Another Trump term would be too much to bear - GulfToday

Another Trump term would be too much to bear

Michael Jansen

The author, a well-respected observer of Middle East affairs, has three books on the Arab-Israeli conflict.

Capitol Hill

Protesters loyal to President Donald Trump sieze control of the Capitol in Washington. File/Associated Press

2022 has been an “annus horribilis” for the world. The phrase, meaning a horrible year,” gained currency 30 years ago when Britain’s Queen Elizabeth II employed the term to describe her year of constant family ructions culminating in the fire at historic Winsor Castle. In 2022 the planet has continued to suffer from man-made pollutants, notably carbon dioxide, which governments have failed to contain and curb.  Industrialised countries which created this desperate situation have not fully committed to keeping the rise in temperature to 1.5 degrees Celsius by mid-century. While developing countries remain the main sufferer from climate change, the big polluters are also suffering from global warming and global freezing.

Global warming has melted glaciers and flooded and frozen entire regions, and scorched vast areas of the earth’s surface.  Drought has brought famine to Africa and destroyed farming sectors there and in this region. Officials respond with band aids when surgery is not only needed but essential if human, animal, and plant life is to be sustained.

This year was widely seen as an “annus horribilis” because of the Covid pandemic which killed at least 3.3 million people and sickened many more with long-term symptoms. Covid imposed lockdowns, disrupted trade and land, sea and air traffic, and weakened economies around the world.  2021 saw pharmaceutical firms win the battle against Covid in its early variants, but later variants remain a menace. Airlines, postal services, and health care have been permanently damaged.  

2022 is the year of the Euro-centric war in Ukraine. It is the first European conflict involving NATO since World War II and has expanded into a global catastrophe. Due to Russia’s invasion about five million Ukrainians have become refugees outside their country and have been compelled to rely mainly on the hospitality of Europe while African and Asian migrants arriving in leaky boats are spurned. The seven million displaced within Ukraine receive hundreds of millions of dollars in US and European aid.  Since the war has ravaged Ukraine’s cities, towns, villages, countryside, industries and economy, the US and its allies have vowed to rebuild at a cost of more than $700 billion.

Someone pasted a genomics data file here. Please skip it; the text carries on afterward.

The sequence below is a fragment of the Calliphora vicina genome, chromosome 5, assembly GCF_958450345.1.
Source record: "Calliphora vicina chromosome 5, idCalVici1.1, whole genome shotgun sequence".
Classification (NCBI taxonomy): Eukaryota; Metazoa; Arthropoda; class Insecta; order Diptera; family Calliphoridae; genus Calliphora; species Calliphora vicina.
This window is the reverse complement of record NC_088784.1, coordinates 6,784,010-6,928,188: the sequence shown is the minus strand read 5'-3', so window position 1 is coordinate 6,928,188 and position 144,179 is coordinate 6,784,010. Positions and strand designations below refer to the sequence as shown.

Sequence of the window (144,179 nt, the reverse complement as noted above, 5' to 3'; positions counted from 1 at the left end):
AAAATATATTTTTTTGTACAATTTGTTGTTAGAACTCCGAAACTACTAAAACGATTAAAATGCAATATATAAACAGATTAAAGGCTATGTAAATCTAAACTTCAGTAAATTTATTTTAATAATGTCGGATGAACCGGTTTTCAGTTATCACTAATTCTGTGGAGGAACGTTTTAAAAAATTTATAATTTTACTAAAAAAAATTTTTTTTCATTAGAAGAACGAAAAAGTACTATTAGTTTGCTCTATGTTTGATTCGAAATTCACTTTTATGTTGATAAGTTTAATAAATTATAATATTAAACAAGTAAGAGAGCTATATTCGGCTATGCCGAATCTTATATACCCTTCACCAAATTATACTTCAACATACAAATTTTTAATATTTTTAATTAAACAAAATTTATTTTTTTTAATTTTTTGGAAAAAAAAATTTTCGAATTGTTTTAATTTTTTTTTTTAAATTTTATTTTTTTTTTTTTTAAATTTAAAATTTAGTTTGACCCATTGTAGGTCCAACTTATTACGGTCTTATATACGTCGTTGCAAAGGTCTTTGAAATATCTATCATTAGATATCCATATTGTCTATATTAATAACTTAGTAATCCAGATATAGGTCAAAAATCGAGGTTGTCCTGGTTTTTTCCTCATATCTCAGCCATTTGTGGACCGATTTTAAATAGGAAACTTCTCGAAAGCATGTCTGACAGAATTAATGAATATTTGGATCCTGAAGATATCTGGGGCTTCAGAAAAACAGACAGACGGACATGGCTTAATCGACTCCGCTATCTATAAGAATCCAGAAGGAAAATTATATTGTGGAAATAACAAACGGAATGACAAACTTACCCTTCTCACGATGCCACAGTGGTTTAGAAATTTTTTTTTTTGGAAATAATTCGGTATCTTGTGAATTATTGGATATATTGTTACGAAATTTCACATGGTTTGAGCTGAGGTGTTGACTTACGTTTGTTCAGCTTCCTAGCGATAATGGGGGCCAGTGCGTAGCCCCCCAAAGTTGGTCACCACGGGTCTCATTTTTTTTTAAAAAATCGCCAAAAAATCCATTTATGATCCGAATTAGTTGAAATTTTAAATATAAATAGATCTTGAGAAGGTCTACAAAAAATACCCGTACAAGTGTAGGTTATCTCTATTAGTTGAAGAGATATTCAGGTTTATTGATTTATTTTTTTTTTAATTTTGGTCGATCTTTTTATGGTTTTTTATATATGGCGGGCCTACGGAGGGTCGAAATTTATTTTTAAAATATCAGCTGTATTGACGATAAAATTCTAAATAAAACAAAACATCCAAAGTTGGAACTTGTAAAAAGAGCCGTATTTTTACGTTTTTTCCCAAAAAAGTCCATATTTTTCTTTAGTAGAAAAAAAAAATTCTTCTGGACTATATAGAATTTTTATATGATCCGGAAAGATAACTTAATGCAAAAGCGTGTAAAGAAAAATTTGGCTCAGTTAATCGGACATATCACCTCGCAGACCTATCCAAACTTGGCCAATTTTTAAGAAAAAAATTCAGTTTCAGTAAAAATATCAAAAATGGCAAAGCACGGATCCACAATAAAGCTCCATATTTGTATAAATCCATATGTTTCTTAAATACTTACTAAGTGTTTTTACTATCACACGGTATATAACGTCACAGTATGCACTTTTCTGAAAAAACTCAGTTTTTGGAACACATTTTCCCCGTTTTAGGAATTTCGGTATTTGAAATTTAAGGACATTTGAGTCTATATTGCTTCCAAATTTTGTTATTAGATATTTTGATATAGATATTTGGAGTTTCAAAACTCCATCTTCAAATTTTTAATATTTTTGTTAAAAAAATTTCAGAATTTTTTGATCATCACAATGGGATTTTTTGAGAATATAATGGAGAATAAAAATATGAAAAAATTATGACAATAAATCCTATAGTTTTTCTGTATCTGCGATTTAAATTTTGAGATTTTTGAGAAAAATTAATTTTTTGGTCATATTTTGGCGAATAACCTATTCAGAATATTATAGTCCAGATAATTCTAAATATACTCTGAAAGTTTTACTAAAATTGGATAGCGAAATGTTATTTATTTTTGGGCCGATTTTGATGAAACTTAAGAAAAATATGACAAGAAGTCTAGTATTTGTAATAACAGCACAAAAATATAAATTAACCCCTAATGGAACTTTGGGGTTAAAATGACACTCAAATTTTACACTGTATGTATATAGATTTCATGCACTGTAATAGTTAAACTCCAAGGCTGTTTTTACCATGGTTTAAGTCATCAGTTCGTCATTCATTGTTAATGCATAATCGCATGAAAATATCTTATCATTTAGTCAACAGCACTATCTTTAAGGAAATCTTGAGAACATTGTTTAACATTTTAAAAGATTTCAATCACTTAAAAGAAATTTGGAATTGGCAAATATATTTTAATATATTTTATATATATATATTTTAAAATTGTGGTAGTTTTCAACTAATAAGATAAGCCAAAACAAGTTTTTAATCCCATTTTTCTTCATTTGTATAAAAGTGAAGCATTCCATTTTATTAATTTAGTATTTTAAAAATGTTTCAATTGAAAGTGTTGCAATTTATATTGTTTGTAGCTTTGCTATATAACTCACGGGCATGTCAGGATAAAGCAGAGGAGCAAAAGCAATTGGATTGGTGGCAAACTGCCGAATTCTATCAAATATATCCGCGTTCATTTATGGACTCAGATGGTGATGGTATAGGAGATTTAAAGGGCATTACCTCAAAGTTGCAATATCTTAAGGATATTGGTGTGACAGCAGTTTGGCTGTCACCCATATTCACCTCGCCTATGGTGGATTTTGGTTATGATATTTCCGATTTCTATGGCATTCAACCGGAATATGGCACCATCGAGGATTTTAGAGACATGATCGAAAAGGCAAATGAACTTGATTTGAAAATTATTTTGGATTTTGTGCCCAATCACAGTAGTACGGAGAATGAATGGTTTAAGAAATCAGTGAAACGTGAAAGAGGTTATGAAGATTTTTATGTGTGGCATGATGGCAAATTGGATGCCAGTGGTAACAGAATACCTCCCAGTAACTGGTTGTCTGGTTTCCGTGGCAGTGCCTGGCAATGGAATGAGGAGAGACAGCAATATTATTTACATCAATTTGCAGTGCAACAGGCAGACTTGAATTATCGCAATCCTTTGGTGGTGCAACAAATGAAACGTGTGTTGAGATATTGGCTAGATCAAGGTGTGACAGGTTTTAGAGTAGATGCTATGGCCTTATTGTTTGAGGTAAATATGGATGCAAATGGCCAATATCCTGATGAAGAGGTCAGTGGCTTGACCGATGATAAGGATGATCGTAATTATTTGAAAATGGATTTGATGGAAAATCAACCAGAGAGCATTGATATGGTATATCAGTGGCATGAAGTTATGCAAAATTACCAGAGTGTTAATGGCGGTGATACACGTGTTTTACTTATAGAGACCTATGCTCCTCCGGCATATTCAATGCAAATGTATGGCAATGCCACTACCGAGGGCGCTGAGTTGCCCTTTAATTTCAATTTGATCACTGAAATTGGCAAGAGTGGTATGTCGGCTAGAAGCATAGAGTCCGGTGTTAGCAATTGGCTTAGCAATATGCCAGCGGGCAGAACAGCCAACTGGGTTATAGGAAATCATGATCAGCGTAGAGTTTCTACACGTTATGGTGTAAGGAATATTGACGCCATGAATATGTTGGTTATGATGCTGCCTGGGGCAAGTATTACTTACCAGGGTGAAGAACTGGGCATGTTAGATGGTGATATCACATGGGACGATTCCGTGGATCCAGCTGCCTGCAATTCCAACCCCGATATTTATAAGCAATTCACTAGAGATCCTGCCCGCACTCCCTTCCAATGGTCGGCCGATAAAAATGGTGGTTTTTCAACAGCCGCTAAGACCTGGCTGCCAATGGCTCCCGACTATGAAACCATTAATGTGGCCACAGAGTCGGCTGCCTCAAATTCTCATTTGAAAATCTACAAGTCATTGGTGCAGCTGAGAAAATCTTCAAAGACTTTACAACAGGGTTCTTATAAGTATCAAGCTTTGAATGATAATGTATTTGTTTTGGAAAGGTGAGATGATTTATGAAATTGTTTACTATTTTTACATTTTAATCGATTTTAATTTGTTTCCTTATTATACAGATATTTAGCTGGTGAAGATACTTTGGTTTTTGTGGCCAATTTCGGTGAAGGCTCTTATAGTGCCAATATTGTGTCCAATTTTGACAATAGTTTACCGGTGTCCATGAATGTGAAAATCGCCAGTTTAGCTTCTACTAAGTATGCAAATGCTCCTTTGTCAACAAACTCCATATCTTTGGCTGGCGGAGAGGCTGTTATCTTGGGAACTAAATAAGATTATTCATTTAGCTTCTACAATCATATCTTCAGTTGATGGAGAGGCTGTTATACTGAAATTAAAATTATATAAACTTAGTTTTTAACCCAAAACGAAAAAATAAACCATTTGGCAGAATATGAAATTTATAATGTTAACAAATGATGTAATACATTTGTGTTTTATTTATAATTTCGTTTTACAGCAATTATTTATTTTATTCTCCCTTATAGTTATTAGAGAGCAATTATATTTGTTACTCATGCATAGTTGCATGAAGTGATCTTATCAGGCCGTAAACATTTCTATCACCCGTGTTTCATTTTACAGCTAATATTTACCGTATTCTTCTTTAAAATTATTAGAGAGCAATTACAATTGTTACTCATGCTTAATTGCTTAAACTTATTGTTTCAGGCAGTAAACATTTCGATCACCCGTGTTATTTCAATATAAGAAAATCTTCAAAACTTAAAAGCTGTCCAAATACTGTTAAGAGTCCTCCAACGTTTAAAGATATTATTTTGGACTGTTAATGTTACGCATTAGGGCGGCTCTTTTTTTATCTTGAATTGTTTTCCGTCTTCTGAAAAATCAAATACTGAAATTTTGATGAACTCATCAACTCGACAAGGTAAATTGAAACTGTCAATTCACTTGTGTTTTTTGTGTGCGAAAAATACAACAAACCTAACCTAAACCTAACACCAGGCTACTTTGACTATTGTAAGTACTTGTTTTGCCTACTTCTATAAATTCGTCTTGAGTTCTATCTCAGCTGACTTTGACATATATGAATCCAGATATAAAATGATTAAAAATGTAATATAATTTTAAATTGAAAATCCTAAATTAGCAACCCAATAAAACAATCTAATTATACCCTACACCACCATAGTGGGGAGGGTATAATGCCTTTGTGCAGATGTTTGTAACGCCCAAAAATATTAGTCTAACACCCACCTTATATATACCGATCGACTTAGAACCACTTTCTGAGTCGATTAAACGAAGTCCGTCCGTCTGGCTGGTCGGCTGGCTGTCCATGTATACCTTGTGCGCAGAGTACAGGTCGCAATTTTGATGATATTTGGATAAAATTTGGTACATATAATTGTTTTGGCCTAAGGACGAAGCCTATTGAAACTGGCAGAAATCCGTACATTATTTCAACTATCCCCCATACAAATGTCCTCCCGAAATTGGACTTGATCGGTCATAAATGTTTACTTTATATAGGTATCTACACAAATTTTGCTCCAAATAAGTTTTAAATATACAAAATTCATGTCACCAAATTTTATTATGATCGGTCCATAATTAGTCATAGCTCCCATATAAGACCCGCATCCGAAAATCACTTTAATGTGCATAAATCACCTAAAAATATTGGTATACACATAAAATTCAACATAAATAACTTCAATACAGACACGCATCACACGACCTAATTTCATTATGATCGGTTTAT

The Ukraine war has boosted the total number of people displaced by war, poverty, and climate change to 100 million. Consequently, the primary focus of US and its European allies on the dire situation of Ukrainians comes at the expense of millions of Afghans, Arabs, Asians, and Africans.

Humanitarian agencies serving non-Ukrainians are starved for funds. The loss of Ukrainian food exports of five million tonnes a month has sent prices soaring in the global north and south, with poorest countries the main victims.  Since Ukraine began exporting under the Turkish-brokered Black Sea deal with Russia, several million tonnes of Ukrainian sunflower oil, maize, barley and wheat have been exported. However, although aid agencies have bought shipments, UN figures have revealed that the bulk of Ukrainian food exports has gone to Spain, Italy, and Holland in Europe as well as Turkey and China rather than countries facing starvation.  Eurocentrism has triumphed even over the distribution of foodstuffs.